We’ve only been back home for a couple of days but i’m already itching to return to Japan. There is so much I’m interested in there. I wish I could spend a month there just exploring around. There is so much to see, and so much to learn. I’m sure I could improve my Japanese if I were to immerse myself in it for a while. The older I get, the more interested I become in re-connecting with my heritage.
Like our first trip a couple of years ago, we found it quite tiring getting around. All the stairs to go up and down at the subways, all the long halls to walk down, the crowds, the heat and the humidity all add to the exhaustion. It’s interesting how before the trip, we are so anxious to go and see all the beautiful places there, but once we are there physical limitations take over. Once again we had to drop things from our itinerary because we were simply too tired. I wanted to see the mochi making place near Namba station on our last morning but I just didn’t feel like doing the long haul just before our long flight home. So, it will need to wait until the next time.
But as tiring as it was, how it rained so much and hot and humid it often was, it was all worth every minute. Many colleagues think i’m nuts to have gone all the way to Japan for just one week. My body clock right now is so messed up, it’s probably agreeing. But even with this it was so very much worth it.
Like last time, we loved the level of respect and appreciation that’s in Japanese culture. Unlike here where store clerks make you feel like you interrupted their ability to chat with their friends, when you walk into a store in Japan they greet you with a warm welcome. Then, they will go to the earths end to serve you. The packaging is thorough and sometimes a work of art in itself. Then they show you an appreciation for shopping in their store that is beyond anything imaginable here.
Society in general is also more unified. Everyone marches to the same drum there. It is a selfless society. And sometimes very honest. While we were on the Shinkansen (bullet train) I dropped a 100 yen coin on the floor and it rolled to the guy sitting behind me. Next thing I know, there’s an arm reaching from behind to hand me the coin back. I’ve read many stories about people who have dropped cell phones or were about to and strangers would either hand the items back or in one case, the person was sleeping on the train and a stranger fixed a persons phone in their shirt pocket so it would not fall out.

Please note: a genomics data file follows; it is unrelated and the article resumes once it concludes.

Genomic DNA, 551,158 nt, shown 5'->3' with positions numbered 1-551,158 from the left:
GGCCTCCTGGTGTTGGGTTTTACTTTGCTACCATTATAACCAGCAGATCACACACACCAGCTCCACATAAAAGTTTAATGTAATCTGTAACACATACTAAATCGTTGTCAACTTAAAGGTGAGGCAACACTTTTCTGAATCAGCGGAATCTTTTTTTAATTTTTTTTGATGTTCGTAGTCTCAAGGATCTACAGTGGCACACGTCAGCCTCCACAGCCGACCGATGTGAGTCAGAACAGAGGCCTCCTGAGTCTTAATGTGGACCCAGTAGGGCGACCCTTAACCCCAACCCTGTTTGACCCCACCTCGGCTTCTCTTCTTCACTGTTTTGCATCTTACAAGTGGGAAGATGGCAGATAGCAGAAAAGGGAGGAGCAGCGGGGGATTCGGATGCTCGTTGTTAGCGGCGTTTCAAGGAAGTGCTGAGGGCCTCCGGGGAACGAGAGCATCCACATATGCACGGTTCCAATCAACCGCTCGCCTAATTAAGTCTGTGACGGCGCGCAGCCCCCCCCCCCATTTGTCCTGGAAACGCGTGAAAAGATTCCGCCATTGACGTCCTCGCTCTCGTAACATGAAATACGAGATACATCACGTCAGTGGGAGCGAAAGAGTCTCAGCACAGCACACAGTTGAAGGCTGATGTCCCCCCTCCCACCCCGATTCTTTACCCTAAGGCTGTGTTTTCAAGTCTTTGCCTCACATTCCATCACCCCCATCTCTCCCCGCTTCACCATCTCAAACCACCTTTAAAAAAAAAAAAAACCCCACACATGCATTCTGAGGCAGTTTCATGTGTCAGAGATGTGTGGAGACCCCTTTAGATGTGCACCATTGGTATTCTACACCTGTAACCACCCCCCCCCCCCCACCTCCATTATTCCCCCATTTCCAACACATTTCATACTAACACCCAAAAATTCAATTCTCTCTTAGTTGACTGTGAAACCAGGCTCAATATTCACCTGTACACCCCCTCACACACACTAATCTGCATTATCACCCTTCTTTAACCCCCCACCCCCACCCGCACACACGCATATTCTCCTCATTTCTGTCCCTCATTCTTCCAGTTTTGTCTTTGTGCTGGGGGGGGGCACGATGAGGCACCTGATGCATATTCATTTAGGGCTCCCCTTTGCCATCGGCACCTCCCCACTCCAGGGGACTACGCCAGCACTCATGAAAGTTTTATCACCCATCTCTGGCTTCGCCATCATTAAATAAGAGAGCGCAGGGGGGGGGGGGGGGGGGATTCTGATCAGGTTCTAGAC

It was nice to three new places on this trip; Osaka, Kyoto and Nara. These places were very different than Tokyo. While walking, we found things to be less orderly in these places. In Tokyo you stick to the left when walking. But in Osaka, Kyoto and Nara people were walking all over the place. It was like how things are here. More people know English in Tokyo. But people everywhere still tried hard.
We still have unfinished business in Osaka, Kyoto and Nara. We didn’t see everything so will need to return some day. In contrast, it was nice to return to Tokyo. It was great to see some of the same places like Asakusa but see some knew places like the Tsukiji Fish Market.
I knew a little more Japanese this time and while it still fell too short often, my limited skills came through upon our arrival at the taxi depot at the Osaka train station. After our Shinkansen ride from Tokyo to Osaka, we needed a taxi ride to our hotel. I gave the address and name of hotel in Japanese. He understood and off we went. It felt great! It’s encouragement to keep studying.
Unfortunately, I could not find our IC card that we used on our last trip. It was a SUICA card. So upon our arrival we were only able to get the other card, PASSMO. While there we were pleased to learn that the PASSMO card could also be used in the Kansai region. We were able to use the same PASSMO card in Tokyo, Osaka, Kyoto and Nara. It was great! I thought we would need to get the IC card for Kansai region called ICOCA. The cards will work for ten years after last activity. So, we returned with the cards and certain we can return within ten years to use these again.
Japan is a wonderful place with hospitable people. Their pride and honour in everything they do produces a level of service not heard of here. Everything is so clean there. Deniz walked around all day with white sole sneakers and they were still white at the end of the day. The streets are clean and people in general follow the rules. When this happens, things just work better and makes it possible to be able to enjoy more.
I hope we can return again soon.